DPC Doctor, Pediatrician
Dr. Nazia Sheriff is originally from the windy city of Chicago and moved a few years ago with her husband and two young children to sunny California. She first discovered her love for pediatrics and working with children when she was in highschool! She received her BA in Psychology and her Medical Doctorate from the University of IL at Chicago. During her Pediatrics training at Loyola Children’s Hospital, she was awarded grants for her work in health education for refugee children. Dr. Sheriff then started her career as a Pediatric hospitalist at a Chicagoland based children’s hospital where she took care of newborns and sick children admitted to the hospital. She was the Hospitalist Medical Director as well as the Medical Student Director for many years. Dr. Sheriff created family centered policies that allowed families to be involved in all aspects of their child’s care. Life then brought her to the Bay Area where she has been focusing on preventive and wholistic pediatric care.
Dr. Sheriff believes strongly in lifestyle medicine and has a special interest in breastfeeding medicine, nutrition, fitness, socio-emotional health as well as special needs. She is an IBCLC, is an ACE certified Youth Fitness instructor, serves as medical advisor for Cooking With Kids Foundation, and is a Certified Positive Discipline educator. Her passion is to bring pediatric medicine back to its roots and focus again on treating the whole child.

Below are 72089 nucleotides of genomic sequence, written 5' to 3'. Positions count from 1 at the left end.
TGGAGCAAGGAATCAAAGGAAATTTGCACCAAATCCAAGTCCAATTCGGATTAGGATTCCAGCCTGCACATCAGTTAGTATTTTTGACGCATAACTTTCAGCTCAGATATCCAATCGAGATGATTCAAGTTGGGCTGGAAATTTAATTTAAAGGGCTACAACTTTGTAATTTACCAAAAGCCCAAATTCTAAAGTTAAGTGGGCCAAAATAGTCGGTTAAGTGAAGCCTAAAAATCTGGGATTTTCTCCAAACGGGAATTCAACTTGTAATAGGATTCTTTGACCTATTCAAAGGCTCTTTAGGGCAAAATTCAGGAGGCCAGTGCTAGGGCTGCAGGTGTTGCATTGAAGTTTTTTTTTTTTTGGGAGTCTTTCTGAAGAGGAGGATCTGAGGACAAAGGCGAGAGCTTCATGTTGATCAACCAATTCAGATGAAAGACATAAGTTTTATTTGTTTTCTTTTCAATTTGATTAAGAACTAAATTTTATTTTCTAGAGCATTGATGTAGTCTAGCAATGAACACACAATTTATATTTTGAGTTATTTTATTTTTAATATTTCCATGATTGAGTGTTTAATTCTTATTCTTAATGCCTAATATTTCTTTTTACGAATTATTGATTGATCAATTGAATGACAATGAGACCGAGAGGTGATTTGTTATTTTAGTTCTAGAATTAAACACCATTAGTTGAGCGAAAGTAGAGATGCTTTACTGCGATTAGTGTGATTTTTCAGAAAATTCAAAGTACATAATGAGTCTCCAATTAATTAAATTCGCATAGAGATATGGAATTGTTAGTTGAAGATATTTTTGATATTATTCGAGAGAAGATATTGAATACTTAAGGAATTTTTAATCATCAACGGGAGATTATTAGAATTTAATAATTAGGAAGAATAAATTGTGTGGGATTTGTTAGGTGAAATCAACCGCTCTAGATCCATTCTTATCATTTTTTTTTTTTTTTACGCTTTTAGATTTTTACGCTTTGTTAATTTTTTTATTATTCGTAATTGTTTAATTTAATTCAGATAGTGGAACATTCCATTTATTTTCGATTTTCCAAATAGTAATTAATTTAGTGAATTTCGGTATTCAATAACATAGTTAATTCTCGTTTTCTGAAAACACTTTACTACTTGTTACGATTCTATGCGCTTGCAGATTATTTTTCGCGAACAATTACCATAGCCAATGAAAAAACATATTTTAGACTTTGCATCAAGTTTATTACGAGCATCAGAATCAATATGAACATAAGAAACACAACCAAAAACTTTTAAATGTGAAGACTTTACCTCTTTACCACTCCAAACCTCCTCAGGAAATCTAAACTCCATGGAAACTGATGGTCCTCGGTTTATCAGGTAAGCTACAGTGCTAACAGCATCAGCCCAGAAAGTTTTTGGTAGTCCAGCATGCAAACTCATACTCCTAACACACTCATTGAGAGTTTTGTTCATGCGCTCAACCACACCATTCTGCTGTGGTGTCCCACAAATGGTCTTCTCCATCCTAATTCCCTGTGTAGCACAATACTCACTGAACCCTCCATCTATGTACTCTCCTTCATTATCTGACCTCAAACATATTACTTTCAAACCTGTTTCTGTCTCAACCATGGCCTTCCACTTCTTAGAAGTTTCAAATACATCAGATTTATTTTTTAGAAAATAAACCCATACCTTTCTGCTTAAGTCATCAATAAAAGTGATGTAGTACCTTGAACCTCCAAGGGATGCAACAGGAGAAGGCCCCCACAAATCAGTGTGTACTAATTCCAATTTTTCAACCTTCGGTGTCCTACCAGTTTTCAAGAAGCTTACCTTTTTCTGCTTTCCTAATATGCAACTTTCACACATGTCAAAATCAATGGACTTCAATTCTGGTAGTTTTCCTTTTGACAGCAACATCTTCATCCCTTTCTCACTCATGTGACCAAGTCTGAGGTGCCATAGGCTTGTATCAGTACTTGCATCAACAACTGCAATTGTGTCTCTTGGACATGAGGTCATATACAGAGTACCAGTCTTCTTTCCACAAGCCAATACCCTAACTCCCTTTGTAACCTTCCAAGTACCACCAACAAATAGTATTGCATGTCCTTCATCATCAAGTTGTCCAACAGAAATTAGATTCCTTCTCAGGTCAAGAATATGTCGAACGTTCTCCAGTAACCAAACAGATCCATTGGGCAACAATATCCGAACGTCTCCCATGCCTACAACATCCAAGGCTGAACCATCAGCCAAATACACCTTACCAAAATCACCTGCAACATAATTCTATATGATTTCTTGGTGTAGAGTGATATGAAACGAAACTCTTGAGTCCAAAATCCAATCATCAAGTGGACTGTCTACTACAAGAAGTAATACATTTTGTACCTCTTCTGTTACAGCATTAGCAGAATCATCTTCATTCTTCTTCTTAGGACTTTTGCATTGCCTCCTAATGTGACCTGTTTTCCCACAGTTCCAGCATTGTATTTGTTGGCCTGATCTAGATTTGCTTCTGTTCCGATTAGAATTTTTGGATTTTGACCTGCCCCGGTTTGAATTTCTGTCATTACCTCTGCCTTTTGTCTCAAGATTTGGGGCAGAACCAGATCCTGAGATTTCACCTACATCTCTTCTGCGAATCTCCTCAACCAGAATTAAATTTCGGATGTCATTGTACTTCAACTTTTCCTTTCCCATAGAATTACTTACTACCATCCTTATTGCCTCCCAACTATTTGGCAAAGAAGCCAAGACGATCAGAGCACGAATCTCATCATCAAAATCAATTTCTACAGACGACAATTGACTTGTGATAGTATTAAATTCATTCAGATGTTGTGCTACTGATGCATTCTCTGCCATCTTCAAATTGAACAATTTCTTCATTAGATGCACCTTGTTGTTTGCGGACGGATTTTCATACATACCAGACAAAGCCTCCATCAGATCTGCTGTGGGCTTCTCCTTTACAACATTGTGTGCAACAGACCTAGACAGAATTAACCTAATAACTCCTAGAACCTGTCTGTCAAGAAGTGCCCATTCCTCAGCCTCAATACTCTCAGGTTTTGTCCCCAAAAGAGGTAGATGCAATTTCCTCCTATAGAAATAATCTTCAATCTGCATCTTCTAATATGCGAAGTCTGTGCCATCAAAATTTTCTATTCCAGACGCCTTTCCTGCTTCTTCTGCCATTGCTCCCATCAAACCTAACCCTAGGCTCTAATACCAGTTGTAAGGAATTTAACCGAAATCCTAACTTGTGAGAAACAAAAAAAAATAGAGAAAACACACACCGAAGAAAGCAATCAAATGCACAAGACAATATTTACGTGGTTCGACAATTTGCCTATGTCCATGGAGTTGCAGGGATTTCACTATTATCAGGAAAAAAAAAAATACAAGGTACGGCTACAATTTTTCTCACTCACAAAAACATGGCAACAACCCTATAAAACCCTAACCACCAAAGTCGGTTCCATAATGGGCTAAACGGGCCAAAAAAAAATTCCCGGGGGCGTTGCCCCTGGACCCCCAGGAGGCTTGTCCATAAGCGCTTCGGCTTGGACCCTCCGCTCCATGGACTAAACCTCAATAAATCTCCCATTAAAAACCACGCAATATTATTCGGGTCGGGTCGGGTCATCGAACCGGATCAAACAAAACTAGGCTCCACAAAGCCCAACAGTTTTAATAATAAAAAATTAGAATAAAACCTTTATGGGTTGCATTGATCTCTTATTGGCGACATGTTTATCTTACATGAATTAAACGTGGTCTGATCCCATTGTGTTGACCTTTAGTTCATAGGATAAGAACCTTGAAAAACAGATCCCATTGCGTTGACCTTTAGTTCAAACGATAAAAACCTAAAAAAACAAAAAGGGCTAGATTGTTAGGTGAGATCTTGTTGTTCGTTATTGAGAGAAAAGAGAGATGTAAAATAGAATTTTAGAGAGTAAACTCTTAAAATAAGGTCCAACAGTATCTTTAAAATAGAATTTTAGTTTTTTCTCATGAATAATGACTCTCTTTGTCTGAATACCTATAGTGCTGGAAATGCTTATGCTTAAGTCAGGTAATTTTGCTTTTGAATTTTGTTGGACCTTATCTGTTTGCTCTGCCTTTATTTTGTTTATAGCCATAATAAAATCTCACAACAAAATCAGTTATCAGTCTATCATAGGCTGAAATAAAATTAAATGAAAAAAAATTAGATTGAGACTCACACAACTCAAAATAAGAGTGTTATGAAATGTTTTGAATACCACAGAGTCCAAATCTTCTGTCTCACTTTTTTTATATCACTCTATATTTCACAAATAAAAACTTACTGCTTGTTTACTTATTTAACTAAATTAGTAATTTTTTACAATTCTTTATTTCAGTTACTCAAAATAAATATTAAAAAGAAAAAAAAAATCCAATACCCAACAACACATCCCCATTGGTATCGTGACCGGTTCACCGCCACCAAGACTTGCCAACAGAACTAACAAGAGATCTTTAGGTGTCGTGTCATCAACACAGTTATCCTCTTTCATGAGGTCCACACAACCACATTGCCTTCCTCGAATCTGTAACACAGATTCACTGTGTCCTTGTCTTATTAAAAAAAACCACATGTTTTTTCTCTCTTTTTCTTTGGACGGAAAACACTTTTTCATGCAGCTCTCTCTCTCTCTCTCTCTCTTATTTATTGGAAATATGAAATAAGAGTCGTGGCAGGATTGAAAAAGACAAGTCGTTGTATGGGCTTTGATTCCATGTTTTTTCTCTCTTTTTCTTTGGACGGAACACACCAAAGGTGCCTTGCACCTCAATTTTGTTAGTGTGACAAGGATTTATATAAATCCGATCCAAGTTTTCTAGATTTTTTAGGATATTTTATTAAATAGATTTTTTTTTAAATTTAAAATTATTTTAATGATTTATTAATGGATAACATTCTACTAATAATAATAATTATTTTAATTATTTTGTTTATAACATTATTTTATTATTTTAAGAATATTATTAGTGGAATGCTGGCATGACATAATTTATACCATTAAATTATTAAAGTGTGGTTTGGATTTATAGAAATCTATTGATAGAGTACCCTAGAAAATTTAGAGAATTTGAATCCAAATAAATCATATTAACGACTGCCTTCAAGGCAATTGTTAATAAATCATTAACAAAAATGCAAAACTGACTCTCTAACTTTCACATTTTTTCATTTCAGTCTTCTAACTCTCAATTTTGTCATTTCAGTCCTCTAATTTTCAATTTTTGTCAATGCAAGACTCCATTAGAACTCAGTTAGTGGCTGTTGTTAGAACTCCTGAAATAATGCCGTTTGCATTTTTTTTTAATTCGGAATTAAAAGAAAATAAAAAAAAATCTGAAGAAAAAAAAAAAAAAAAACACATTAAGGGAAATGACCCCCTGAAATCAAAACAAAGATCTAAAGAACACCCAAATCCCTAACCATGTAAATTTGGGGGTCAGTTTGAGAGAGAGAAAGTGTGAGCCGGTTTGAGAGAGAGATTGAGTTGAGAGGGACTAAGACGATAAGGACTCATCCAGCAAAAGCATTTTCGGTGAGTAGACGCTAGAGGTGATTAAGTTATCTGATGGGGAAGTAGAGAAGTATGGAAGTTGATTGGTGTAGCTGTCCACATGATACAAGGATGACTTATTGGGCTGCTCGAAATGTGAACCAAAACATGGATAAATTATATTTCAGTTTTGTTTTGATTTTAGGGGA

In her free time, Dr. Sheriff enjoys family hikes, reading, taekwondo, and international travel!
She opened Olive Leaf Pediatrics in the Summer of 2018!
Resources mentioned by Dr. Sheriff:
- Baby scale: Salter Brand scale
Welcome to the podcast. Dr. Sheriff thank you so much for having me. I wanted to open
with your why, because I loved that when I went to your website, it's such a calming green. You have all of leaf. You talk about the nurturing of a child and your practice as a whole child. And I wanted to get a little bit deeper into the why.
Why did you choose all of leaf as the name of your DPC practice? Well, you know, I really think that, uh, there's so much meaning behind a name. I feel that way about, I felt that way, even when I was naming my own children. And so when, you know, olive leaf was being conceptualized, I, I knew that I had to have a name that had a really personal meaning to me.
And, uh, you know, that reflected the values of the practice. So, you know, I, I knew that we wanted to focus on nutrition, bring in some, like a calming, you know, Peaceful presence. And I just have always been at, I guess, attracted to the symbol of the olive tree. It didn't quite, you know, fit because again, I was dealing with BDS and, and kids.